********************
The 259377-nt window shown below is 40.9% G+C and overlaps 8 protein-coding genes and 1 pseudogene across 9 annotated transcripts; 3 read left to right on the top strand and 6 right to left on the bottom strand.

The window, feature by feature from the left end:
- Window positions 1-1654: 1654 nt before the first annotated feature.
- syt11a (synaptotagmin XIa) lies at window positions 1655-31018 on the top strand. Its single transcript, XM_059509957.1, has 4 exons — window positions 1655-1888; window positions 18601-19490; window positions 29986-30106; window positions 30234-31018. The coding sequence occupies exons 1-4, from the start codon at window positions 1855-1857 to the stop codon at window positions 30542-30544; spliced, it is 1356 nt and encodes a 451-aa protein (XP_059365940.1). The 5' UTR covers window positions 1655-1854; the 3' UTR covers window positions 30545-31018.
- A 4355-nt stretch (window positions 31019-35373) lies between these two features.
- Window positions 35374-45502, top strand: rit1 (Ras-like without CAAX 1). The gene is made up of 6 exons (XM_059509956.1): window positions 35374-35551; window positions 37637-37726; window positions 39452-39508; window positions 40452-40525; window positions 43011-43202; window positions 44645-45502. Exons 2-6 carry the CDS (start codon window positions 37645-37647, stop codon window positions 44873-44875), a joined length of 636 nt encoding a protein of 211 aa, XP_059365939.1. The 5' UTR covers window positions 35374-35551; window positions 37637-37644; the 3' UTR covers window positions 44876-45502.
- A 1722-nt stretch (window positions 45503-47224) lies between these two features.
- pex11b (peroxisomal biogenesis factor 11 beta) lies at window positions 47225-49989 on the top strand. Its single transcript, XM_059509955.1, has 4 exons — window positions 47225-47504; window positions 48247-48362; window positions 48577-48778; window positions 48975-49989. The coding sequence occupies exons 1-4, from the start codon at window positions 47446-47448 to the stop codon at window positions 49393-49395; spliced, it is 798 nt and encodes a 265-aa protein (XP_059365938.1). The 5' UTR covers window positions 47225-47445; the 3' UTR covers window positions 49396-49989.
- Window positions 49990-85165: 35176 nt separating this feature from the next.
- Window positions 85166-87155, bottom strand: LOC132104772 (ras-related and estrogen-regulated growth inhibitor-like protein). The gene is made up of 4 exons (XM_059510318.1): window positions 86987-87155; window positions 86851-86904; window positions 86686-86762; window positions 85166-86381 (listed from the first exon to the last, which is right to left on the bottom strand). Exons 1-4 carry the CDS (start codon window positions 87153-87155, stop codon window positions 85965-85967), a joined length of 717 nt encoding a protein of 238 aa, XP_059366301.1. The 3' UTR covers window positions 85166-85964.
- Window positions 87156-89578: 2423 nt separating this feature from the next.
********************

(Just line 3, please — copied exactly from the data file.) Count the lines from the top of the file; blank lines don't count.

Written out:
- Window positions 1-1654: 1654 nt before the first annotated feature.